Studying Behavior with Experiments
by Ron Kurtus (revised 27 September 2011)
The situation is that we have an organism and would like to study or find out more about its behavior. One method to do this is to subject the organism to some special conditions to see what would happen. These are called experiments. From the resulting behavior, we can draw conclusions and make some behavioral rules.
Questions you may have about this are:
- What is the method for performing such experiments?
- What are some example experiments?
- What are possible questions to ask?
This lesson will answer those questions.
The method to perform an experiment and get results is to:
- Ask a question concerning how the organism would behave under these circumstances. For example, ask: "How would a chimpanzee in a cage behave if we hung a banana from the ceiling, almost within reach?"
- Establish the situation and perform the experiment
- Make an observation on the response, behavior, or what happens.
- Restate observation as a rule. For example: "If a chimp sees a banana hanging from the ceiling, then he will usually try to jump to reach it."
- Draw a conclusion or propose some reasons for the behavior. These could be further rules, based on your supposition. For example, if you think the reason the chimp jumps to reach the banana is because he wants to use it as a weapon, you might conclude: "If a chimp sees a weapon, he will try to get it" and "Chimps use bananas as weapons." Obviously, these rules are subject to argument.
The following material are a few examples of experiments to study behavior.
- Question: How would a house plant behave if you put it on its side?
- Experiment: Put a number of plants on their sides and observe what happens after a period of time.
- Observed results: The plant soon curves upward.
- Rule: If a plant is on its side, then it will grow upward.
- Reason or conclusion: A plant always grows away from gravity.
Lost wallet experiment
- Question: How would a person behave if he or she found a wallet with money in it? You can also ask what you would do in such a situation.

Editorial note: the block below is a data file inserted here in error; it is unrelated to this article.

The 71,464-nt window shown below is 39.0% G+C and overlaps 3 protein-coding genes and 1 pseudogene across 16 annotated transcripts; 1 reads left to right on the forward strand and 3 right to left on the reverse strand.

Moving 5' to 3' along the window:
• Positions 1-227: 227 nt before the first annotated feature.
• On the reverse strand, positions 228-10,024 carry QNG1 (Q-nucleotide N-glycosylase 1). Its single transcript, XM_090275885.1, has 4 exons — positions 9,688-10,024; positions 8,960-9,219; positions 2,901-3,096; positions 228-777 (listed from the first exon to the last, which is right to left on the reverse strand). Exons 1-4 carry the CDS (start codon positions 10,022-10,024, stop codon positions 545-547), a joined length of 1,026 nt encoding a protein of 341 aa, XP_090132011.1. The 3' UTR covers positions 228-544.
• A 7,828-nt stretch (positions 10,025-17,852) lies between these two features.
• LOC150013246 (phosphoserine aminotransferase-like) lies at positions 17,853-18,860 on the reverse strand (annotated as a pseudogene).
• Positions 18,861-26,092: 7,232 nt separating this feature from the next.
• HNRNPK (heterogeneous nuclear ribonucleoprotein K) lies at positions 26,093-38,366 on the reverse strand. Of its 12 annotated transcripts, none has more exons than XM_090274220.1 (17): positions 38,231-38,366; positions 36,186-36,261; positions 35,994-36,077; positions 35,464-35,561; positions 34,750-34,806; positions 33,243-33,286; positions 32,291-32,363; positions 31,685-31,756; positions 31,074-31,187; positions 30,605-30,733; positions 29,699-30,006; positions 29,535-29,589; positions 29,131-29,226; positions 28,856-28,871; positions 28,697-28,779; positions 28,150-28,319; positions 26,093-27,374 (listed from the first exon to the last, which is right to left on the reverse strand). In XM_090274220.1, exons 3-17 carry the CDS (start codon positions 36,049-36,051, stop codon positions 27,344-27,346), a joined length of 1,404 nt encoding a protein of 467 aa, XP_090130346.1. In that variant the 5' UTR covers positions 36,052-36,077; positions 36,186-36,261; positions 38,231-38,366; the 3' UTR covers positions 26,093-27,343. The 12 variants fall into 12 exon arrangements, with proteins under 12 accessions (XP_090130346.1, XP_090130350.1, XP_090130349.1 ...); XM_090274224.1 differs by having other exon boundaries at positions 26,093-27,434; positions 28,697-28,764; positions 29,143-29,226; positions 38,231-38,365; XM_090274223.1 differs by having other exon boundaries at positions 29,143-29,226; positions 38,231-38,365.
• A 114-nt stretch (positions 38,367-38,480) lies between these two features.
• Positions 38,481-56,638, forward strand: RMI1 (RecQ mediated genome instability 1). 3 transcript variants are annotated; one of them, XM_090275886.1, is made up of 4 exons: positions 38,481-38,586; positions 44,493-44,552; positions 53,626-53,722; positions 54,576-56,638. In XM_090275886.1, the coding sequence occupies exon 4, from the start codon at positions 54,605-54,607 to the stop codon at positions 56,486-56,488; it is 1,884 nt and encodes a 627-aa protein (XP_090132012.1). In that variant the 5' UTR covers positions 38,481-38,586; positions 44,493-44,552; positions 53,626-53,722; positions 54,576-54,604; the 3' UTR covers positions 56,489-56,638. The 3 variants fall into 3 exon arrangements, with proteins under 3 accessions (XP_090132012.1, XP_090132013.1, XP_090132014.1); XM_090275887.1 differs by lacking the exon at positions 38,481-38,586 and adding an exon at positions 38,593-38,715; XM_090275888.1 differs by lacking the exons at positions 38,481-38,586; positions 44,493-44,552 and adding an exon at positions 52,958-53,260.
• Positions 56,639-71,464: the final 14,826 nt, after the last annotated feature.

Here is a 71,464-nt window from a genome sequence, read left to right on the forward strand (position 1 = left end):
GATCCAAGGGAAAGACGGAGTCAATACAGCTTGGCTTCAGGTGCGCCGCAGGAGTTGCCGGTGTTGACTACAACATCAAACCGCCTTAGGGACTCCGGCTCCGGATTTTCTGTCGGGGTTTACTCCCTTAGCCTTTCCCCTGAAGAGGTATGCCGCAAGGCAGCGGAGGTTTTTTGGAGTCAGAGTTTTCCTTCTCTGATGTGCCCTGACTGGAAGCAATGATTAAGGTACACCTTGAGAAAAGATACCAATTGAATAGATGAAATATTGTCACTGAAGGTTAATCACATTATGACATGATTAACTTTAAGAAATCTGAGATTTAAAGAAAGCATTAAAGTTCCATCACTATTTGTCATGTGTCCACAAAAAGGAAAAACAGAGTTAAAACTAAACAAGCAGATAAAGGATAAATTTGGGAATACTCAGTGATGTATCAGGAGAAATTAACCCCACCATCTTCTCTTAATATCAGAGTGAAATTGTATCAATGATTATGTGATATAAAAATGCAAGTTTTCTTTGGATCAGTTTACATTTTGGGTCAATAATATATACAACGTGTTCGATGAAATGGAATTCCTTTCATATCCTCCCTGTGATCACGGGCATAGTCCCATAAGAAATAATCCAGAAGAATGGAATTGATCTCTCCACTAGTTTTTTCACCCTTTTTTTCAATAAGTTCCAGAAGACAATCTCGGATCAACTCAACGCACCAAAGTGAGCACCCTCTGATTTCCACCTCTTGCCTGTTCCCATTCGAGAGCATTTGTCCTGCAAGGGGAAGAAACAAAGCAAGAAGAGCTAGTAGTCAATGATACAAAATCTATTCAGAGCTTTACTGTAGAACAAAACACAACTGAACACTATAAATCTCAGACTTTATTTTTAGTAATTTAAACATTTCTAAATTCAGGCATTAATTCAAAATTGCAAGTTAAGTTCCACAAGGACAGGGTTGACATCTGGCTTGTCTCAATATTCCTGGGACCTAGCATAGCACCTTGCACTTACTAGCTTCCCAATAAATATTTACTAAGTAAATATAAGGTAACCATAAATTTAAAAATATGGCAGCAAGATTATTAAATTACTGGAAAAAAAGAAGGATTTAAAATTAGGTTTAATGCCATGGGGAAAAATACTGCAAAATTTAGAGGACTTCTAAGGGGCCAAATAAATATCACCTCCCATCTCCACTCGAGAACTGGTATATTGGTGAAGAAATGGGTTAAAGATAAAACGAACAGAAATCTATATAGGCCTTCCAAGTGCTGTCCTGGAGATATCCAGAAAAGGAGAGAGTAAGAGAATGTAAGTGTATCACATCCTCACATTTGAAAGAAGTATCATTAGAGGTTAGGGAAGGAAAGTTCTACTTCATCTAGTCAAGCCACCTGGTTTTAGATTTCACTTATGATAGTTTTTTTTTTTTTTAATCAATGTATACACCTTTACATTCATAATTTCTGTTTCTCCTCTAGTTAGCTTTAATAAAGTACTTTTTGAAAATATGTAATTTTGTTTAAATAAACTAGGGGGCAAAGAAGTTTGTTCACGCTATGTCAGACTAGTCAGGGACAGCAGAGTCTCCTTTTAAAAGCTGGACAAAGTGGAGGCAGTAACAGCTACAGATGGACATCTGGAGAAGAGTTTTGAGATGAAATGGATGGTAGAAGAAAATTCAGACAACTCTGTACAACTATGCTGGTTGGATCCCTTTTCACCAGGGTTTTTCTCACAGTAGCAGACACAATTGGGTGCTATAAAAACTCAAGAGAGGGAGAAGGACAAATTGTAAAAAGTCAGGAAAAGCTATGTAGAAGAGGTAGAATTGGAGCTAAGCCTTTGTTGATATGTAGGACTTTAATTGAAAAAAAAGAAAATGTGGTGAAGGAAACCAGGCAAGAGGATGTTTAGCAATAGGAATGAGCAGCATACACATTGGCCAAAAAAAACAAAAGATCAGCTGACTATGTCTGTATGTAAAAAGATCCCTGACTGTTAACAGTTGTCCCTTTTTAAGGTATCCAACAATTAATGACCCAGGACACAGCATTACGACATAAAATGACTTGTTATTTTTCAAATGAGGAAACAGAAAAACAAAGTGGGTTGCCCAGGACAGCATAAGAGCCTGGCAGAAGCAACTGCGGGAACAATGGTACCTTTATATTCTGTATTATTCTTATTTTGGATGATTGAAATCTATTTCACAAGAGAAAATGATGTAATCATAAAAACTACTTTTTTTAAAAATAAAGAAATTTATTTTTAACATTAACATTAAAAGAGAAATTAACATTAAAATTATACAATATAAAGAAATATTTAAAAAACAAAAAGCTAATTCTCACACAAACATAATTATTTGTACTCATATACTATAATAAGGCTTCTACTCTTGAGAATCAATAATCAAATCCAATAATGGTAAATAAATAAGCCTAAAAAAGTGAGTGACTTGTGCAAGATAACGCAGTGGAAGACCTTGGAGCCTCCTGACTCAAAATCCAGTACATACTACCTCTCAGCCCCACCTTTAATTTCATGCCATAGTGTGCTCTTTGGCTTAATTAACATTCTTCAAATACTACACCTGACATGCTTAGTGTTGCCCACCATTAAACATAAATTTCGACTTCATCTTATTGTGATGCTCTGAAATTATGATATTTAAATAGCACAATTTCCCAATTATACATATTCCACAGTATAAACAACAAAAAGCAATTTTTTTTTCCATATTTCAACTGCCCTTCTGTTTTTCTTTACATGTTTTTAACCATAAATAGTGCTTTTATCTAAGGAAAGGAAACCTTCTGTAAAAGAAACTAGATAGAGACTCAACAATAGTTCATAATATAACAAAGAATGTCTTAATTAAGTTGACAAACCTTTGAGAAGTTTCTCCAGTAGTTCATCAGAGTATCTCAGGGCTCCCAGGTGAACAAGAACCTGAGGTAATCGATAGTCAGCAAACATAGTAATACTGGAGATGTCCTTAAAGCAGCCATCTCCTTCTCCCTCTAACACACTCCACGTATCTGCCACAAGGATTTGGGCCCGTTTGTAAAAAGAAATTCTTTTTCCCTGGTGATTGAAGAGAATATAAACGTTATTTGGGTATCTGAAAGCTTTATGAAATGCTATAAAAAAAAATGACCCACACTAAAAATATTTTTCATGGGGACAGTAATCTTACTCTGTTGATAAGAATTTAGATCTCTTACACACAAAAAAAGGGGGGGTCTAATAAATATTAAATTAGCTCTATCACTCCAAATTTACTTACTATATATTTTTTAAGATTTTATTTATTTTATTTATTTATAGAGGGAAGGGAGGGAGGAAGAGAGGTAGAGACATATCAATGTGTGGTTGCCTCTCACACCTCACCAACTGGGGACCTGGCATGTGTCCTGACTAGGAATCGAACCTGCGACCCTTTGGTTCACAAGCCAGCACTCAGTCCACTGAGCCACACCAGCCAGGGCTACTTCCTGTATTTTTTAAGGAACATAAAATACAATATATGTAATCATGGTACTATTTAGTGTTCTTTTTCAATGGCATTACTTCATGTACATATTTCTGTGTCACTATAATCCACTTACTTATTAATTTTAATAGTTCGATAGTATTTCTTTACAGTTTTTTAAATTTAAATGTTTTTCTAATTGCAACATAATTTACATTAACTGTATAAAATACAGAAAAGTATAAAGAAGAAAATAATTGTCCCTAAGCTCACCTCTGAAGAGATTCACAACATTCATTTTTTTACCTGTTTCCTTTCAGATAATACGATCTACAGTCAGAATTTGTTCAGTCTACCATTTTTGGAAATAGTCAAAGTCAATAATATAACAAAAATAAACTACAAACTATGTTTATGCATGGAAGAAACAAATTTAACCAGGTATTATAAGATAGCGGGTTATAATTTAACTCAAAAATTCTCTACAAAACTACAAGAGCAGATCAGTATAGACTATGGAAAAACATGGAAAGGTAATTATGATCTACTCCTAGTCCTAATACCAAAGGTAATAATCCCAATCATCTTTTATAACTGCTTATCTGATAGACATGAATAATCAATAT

- Experiment: Put an old wallet on the bus bench. include some pieces of paper and tear off the corner of a $5 bill and have it sticking out, as if there was some money in the wallet.
(I did this experiment as a joke when I was a teen. My mother was with me at the shopping center. I placed the wallet near the end of the bench, and we sat toward the other end to see what would happen.)
- Observation: A woman and her 10 year old daughter came to catch a bus. The girl said, "Mommy! A wallet." The mother said, "Shh!" Then the mother secretly slipped the wallet into her purse.
Note that this was just one case. Someone else may have asked if we lost a wallet or tried to return it to its owner.
- Rule: If a person find a lost wallet, some may quickly take it, while others may see who it belongs to.
- Conclusions: Some people are honest, some aren't.
There have been scientific experiments, as well as some done for the entertainment value.
Candid Camera television show is a good example of trying to see how unsuspecting subjects respond to humorous situations. In general, this was good natured fun, but there were cases from imitations of this show where the subjects were humiliated or frightened out of their wits by the stunt. (See Studying Behavior on Candid Camera for more information.)
Obviously, experiments must not be done that will harm the subject in any way.
Possible other experiments include:
- How would a dog behave to a bell if we always rang the bell before feeding time?
- How would a mouse behave if we arranged that he won every fight?
- How would a plant behave if we set it on its side?
- How would a person driving a car behave if someone cut him off and gave him the finger?
- How would a person behave if she saw a wallet laying on a bench?
- How would a house plant behave if you put it on its side? The plant would soon curve upward, because it grows away from gravity.
- How would trees behave if the days got shorter but the temperature was still summer-like? They still lose their leaves.
- How would a plant behave if deprived of water? The leaves will often get limp.
- What happens to a flowered plant that you put in a cooler environment? The flowers stay in bloom longer.
- What happens to a plant if you put it by a sunny window? It grows toward the sun. or light.
Performing experiments on other people, animals or plants to see the response is a valid way to study behavior. From the resulting behavior, you can determine rules and suggested reasons for the behavior.
Experiment on helping others succeed.
Resources and references
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